LONDON (Reuters) - Students from gang-ridden areas of the East London borough of Hackney have been learning how performing poetry can help tackle life, one word at a time.
The Spoken Word Education Programme, founded by a former Chicago social worker, aims to help pupils in some of London’s most deprived districts to articulate their feelings and have their voices heard despite an often difficult upbringing.
“These kids are so disenfranchised,” said Christian Foley, a poet and spoken-word educator at Cardinal Pole school. “The gang warfare arises from the fact you own nothing, and so you’re going to fight over a lamppost because that’s all you have.”
Hackney was one of London’s four most dangerous boroughs in 2013, according to the Office for National Statistics. It also ranks in the bottom quarter of the capital’s 32 boroughs for a range of indicators including low income, health and education, according to London’s Poverty Profile, an independent data provider.
The spoken-word initiative began with Peter Kahn, who used poetry to help students in one of Chicago’s most crime-plagued districts. He found that pupils who could not discuss their problems would open up when performing poetry they had written, helped by the art form’s links to hip-hop music.
“I never had a way to express myself. Now I write every day,” said Cardinal Pole student Melandra Kwatiah.
Kahn cites one Chicago student who, after years of unsuccessful therapy, finally spoke out about being in an abusive relationship; another who talked about being raped by her father; a third who came out as gay.
“It’s about giving people a voice,” Kahn said.
“A Complicated Answer,” an anthology produced by the Hackney pupils, covers experiences from witnessing a stabbing to losing a friend to cancer. There are several about fathers leaving their families.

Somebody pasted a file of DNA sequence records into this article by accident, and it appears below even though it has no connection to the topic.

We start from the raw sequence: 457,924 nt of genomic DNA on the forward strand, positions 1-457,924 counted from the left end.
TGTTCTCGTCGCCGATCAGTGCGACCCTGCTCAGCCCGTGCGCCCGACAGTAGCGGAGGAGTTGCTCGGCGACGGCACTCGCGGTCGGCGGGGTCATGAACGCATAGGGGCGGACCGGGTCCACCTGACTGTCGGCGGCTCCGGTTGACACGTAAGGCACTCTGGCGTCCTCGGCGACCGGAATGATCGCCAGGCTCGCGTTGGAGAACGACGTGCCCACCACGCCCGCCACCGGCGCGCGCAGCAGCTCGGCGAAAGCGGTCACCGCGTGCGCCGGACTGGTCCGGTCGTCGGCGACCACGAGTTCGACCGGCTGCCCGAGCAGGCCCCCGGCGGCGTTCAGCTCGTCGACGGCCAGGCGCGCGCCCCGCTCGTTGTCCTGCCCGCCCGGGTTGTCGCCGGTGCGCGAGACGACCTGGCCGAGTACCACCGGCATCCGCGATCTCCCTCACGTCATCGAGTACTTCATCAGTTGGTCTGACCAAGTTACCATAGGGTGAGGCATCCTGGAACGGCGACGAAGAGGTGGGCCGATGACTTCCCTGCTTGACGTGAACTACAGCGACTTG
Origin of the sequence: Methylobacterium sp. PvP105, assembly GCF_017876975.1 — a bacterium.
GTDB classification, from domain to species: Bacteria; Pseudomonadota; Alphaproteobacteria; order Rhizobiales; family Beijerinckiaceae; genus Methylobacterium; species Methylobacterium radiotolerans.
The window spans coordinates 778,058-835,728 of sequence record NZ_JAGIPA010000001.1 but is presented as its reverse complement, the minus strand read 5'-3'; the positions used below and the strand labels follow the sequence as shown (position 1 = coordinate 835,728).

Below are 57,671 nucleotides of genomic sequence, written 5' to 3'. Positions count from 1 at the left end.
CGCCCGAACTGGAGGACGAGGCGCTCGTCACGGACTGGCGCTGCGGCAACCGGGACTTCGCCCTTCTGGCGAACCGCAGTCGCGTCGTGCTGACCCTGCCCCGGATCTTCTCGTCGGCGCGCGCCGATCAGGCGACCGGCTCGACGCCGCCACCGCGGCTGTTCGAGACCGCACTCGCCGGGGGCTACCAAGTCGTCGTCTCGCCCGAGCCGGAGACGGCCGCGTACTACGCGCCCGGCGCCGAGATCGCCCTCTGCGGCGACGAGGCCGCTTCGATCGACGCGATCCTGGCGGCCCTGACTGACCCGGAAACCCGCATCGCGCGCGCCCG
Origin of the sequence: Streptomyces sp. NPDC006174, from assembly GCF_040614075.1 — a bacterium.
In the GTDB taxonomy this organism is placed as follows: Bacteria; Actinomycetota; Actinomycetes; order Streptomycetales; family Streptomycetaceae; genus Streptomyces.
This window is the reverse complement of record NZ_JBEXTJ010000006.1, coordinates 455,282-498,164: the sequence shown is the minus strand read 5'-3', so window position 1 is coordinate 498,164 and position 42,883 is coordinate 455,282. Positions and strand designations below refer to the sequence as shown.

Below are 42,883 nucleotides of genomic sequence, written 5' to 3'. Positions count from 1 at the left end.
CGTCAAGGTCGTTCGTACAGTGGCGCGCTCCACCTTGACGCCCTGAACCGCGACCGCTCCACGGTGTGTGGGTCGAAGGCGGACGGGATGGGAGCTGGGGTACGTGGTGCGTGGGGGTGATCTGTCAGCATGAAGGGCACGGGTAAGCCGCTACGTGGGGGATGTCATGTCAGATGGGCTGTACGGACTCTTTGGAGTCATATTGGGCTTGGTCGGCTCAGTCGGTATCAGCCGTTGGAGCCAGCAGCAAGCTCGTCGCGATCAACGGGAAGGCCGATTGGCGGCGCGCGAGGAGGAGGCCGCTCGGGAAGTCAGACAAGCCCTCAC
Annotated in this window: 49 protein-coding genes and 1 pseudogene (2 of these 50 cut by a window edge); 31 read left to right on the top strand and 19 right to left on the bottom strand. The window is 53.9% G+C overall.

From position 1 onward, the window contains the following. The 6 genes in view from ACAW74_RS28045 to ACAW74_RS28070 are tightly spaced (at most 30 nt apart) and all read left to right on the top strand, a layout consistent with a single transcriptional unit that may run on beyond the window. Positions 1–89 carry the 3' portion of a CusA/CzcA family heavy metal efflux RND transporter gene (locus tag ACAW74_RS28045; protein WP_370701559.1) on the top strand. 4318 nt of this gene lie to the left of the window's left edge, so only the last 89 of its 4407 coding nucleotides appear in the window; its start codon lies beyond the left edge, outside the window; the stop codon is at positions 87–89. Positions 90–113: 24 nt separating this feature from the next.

Kahn’s alumni have gone on to become rappers, win scholarships at prestigious U.S. universities, and even include NBA player Iman Shumpert — currently playing for the Cleveland Cavaliers alongside basketball legend LeBron James.
In Britain the program is backed by institutions including the Arts Council. Since its 2013 inception, Cardinal Pole has seen one student into Oxford University to study English literature; while others at the school, which is principally made up of ethnic minorities, have improved their English.
“There’s a link between your ability to articulate and the lifestyle you end up with,” said Raymond Antrobus, another poet-teacher on the program.
Poetry is not a panacea, though, and those involved in the program know it has its limits.
“You never give up, but sometimes it just takes time you don’t have,” Kahn said. “They may not make it to (age) 25.”
But despite this, at Cardinal Pole there seems to be an irrepressible optimism among students. What is poetry, the educators ask Tian Sewell Morgan, one of their star students.
She thinks for a few moments and answers: “Blood in words.”
Editing by Michael Roddy and Mark Heinrich